BDM will modernize EDGAR for $49 million

Under a three-year, $49 million contract, BDM International Inc. will modernize the
electronic filing system it built for the Securities and Exchange Commission.


The McLean, Va., company built the Electronic Data Gathering, Analysis and Retrieval
system, one of the government’s first expansive electronic filing systems.


“The EDGAR modernization will substantially improve the presentation, quality and
structure of SEC filings,” said Mike Bartell, SEC chief information officer.
“Filers will realize reduced costs and effort associated with the preparation and
submission of SEC-required documents.”


BDM will convert the EDGAR architecture to an Internet-based system using Hypertext
Markup Language, which will support the attachment of graphics files, Bartell said.


SEC created the EDGAR database, which came online in July 1992, to automate the filing
of time-sensitive financial data by public corporations. Publicly traded companies by law
must file certain information, such as annual reports and broker registrations.


EDGAR now receives data via 14.4-Kbps lines. SEC will move to a 56-Kbps network about
10 months into the upgrade, Bartell said. New systems hardware will include servers from
Sun Microsystems Inc. and Stratus Computer Inc. of Marlborough, Mass. SEC plans to house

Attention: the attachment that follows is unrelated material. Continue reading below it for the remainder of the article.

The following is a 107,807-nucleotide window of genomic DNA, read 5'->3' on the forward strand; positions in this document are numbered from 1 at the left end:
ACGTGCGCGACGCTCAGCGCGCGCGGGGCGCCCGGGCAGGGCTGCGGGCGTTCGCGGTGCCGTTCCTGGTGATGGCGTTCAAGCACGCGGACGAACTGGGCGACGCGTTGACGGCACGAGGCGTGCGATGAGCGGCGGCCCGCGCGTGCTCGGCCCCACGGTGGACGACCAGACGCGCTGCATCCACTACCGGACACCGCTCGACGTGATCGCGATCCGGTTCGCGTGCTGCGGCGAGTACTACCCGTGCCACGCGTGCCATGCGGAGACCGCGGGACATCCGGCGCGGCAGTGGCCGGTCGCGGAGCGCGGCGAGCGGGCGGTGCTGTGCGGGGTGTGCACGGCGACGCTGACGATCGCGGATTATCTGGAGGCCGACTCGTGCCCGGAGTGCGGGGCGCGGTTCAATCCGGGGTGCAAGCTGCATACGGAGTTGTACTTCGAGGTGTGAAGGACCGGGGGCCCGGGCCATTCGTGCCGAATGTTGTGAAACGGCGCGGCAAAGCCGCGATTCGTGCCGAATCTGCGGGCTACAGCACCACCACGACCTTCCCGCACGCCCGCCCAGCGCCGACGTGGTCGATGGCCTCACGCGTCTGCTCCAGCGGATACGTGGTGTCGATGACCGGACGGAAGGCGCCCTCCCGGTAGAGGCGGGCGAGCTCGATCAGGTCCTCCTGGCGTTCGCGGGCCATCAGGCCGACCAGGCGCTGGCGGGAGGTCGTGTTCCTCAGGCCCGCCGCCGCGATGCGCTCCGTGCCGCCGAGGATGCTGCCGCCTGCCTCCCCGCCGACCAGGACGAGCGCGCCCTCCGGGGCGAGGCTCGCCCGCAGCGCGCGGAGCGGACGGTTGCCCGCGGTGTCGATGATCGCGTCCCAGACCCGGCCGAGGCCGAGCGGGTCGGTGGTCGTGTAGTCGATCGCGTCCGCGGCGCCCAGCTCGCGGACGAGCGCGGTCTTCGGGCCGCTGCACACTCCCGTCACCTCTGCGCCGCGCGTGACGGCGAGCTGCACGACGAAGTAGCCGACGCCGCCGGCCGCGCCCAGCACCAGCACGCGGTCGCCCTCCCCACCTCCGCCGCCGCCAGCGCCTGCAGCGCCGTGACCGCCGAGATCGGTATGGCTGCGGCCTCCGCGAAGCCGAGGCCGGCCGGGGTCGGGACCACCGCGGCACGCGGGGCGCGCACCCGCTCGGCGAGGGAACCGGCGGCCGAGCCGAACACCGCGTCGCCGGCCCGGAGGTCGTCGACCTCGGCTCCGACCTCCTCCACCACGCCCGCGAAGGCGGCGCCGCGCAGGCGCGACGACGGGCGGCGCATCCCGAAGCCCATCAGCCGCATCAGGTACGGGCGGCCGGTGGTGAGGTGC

the EDGAR data in relational database management systems from Sybase Inc.


SEC plans to retain some of its existing systems, which include several fault-tolerant
Stratus servers, Bartell said. “We are going to look at the current system and try to
use any of the hardware that is serviceable,” he said.


SEC will save users money through the upgrade.


“The new dissemination system will dramatically reduce the annual subscription
cost,” Bartell said.


Subscribers pay $278,000 each to Lexis-Nexis Corp. for immediate access to the database
of filings. When the modernization is complete, subscribers will pay $79,686 each, Bartell
said. If the number of subscribers increases from nine to 16, the rate for each subscriber
will be reduced to $47,439.


The SEC provides free access to filings, following a 24-hour delay, via its Web site at
http://www.sec.gov.


Also as part of the EDGAR modernization, BDM will give a full-text search feature and
other Web tools to SEC employees.


At the end of the contract’s three-year base period, SEC has the option to extend
it through five one-year periods. If the commission exercises all five options, the
project will be worth $102 million, Bartell said.

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